>     interesting  to users are SETF functions, LOOP and the WITH-
   >     COMPILATION-UNIT macro.
   >     CMU CL is currently available for Sparcstations and  DECsta-
   >     tions (pmaxes) running Mach (or OSF/1).  We are beta-testing
   >     a SunOS SPARC version and an IBM RT Mach version.  At  least
   >     16  megabytes  of  memory and 25 megabytes of disk space are
   >     recommended.  As usual, more is better.
   >     Bug reports should be sent to cmucl-bugs@cs.cmu.edu.  Please
   >     consult your local CMU CL maintainer or Common Lisp expert
   >     to verify that the problem really is a bug before sending to
   >     this list.
   >     We have insufficient staffing to provide extensive support
   >     to people outside of CMU.  We are looking for university and
   >     industrial affiliates to help us with porting and mainte-
   >     nance for hardware and software that is not widely used at
   >     CMU.
   >     When compared other Common  Lisp  implementations  (such  as
   >     Allegro), CMU CL has two broad advantages:
   >     -- The new CMU CL compiler (Python) is more sophisticated
   >        than other Common Lisp compilers.  It both produces
   >        better code and is easier to use.
   >     -- The programming environment based on the Hemlock editor
   >        is better integrated than gnu-emacs based environments.
   >        (Though you can still use GNU if you want.)
   >     CMU CL also has significant non-technical advantages:
   >     -- It has good local support for  CMU  users,  and  is  well
   >        integrated with the CMU CS environment.
   >     -- It is public domain, and is freely available  to  non-CMU
   >        sites  that  aren't  able  to afford a site-license for a
   >        commercial Lisp.
   >     The `Advanced Compiler' chapter of the User's manual  exten-
   >     sively  discusses  Python's  optimization  capabilities (See
   >     DOCUMENTATION below.)  Here are a few high points:
   >     -- Good efficiency and type-checking at the same time.  Com-
   >        piling code safe gives a 2x speed reduction at worst.
   >     -- In safe code, type declarations  are  verified,  allowing
   >        declarations to be debugged in safe code.  When you go to
   >        compile unsafe, you know the declarations are right.
   >     -- Full source level debugging of compiled  code,  including
   >        display of the exact call that got an error.
   >     -- Good efficiency notes that  tell  you  why  an  operation
   >        can't  be open coded or where you are number-consing, and
   >        that provide unprecedented source context
   >     -- Block compilation, partial evaluation, lightweight  func-
   >        tions  and  proper  tail-recursion  allow low-cost use of
   >        function call abstraction.
   >This software is "as is", and has no warranty of any kind.  CMU and the
   >authors assume no responsibility for the consequences of any use of this
   >This is a general beta release, meaning that anyone can FTP it, but we won't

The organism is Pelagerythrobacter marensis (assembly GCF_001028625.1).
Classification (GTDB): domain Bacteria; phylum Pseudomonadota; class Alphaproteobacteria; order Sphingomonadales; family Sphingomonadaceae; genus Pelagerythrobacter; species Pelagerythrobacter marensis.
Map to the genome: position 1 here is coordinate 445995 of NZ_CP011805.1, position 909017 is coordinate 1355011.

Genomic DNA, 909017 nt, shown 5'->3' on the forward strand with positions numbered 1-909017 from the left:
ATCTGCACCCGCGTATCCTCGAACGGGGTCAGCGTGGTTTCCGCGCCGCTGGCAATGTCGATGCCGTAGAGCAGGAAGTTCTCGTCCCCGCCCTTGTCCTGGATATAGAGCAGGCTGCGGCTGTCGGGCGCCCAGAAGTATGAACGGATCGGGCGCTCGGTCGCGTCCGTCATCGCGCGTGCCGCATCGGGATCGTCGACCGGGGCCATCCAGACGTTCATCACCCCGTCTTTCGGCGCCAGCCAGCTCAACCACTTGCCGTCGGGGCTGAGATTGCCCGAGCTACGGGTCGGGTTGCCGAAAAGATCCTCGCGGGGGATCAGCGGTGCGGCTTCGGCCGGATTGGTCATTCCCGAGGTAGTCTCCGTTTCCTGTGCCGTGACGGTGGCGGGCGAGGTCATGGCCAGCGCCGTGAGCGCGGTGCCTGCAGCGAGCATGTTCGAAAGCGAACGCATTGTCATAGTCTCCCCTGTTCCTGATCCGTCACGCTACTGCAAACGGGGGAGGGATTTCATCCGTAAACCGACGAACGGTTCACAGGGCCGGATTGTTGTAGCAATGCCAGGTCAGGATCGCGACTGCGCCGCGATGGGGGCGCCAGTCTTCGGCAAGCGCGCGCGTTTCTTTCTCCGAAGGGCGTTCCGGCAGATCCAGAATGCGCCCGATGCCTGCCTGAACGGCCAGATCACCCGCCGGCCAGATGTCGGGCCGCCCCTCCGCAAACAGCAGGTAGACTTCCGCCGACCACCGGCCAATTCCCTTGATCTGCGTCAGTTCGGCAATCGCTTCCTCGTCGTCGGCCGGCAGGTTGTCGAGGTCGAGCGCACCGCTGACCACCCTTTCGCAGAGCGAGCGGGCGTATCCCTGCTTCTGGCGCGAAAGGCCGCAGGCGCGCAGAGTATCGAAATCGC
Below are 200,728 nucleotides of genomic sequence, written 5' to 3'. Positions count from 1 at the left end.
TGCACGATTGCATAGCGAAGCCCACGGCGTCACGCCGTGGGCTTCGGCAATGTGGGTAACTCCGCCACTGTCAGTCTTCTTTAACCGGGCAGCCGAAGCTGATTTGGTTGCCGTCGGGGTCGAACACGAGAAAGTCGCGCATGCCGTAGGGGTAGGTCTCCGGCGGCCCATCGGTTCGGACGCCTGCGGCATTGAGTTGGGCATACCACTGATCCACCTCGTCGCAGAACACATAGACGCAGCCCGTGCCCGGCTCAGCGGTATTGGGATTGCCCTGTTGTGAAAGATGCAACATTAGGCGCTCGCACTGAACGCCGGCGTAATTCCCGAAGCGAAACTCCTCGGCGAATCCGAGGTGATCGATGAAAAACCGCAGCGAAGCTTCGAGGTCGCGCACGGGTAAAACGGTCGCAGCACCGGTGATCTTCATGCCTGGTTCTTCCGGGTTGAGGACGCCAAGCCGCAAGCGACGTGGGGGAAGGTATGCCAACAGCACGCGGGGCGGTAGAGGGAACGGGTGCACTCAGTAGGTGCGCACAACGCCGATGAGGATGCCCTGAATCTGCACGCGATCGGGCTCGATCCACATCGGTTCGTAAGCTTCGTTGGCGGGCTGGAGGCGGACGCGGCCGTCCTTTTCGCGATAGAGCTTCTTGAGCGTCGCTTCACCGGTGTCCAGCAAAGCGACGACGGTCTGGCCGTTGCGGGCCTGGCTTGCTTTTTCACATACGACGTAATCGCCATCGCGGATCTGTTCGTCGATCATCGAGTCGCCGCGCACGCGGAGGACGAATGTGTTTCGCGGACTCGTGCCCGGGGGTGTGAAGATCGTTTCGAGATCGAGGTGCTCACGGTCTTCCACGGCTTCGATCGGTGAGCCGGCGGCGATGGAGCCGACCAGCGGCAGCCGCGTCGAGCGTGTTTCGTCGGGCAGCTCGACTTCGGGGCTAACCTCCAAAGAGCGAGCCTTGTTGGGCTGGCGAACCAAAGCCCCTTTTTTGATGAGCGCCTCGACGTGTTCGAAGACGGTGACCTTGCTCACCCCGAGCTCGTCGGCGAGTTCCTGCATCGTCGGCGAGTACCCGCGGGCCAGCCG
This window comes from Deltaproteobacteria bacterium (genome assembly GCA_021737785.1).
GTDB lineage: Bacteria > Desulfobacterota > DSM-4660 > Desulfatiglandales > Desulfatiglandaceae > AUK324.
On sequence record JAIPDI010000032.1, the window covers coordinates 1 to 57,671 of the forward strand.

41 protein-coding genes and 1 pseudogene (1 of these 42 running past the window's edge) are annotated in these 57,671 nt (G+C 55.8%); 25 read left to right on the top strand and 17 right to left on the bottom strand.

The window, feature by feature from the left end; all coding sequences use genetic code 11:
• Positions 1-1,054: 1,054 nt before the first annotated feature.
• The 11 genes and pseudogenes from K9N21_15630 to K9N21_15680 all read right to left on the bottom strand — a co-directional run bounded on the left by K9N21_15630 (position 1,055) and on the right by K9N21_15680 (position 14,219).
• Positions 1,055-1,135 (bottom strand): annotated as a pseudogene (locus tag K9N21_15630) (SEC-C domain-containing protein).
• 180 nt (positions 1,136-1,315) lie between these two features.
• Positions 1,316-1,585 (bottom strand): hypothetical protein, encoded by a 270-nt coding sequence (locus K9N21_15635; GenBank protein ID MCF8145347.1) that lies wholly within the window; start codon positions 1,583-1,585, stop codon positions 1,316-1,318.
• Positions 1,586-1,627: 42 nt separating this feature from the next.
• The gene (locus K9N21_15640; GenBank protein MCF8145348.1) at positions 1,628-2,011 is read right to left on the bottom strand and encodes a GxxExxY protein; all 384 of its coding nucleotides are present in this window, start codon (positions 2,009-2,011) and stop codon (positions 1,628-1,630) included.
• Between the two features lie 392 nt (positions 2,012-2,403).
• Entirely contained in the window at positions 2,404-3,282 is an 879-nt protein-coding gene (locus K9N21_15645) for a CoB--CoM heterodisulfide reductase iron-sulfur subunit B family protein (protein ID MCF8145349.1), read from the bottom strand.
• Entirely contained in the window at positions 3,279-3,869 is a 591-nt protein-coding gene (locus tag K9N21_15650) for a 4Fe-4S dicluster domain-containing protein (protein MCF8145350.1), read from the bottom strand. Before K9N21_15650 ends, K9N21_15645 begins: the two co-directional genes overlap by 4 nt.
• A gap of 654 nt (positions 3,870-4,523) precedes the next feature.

>be very sympathetic about catastrophes resulting from your dependence on CMU
   >CL.  After the bug reports die down, we will announce a full release, and will
   >then try to be sympathetic toward desperate users.
   >See "man cmucl" (man/cmucl.1) for other general information.
   >CMU Common Lisp is only available via anonymous FTP.  We don't have the
   >manpower to make tapes.  All of our files are in the AFS file system.  Here
   >are some suggested gateway machines:
   >    lisp-rt1.slisp.cs.cmu.edu
   >    lisp-rt2.slisp.cs.cmu.edu
   >Log in with the user "anonymous" and your real userid as password.  Due to the
   >way anonymous FTP access control is done, it is important to "cd" to the
   >source directory with a single command, and then do a "get" operation.  If you
   >have any trouble with FTP access, please send mail to slisp@cs.cmu.edu.
   >The binary release area is /afs/cs.cmu.edu/project/clisp/release.  This
   >directory holds compressed tar files with names of the form:
   >    <version>-<machine>_<os>.tar.Z
   >FTP compressed tar archives in binary mode.  To extract, "cd" to the
   >directory that is to be the root of the tree, then type:
   >    uncompress <file.tar.Z | tar xf - .
   >The latest SunOS Sparc release is:
   >    15a-sun4c_41.tar.Z
   >This tar file is 10 megabytes, and the resulting tree is 23 megabytes.
   >Major release announcements will be made to comp.lang.lisp until there is
   >enough volume to warrant a comp.lang.lisp.cmu.
   >SunOS credit:
   >The SunOS support was written by Miles Bader and Ted Dunning.
   >SPARC Notes:
   >We have not done any SPARC-specific tuning yet.  Performance will improve from
   >10-30% when we add instruction scheduling and register windows.
   >Source availability:
   >Lisp and documentation sources are available via anonymous FTP.  [See the
   >README file.]  All CMU written code is public domain, but CMU CL also makes
   >use of several imported packages: PCL, CLX and XP.  Although these packages
   >are copyrighted, they may be freely distributed without any licensing
   >agreement or fee.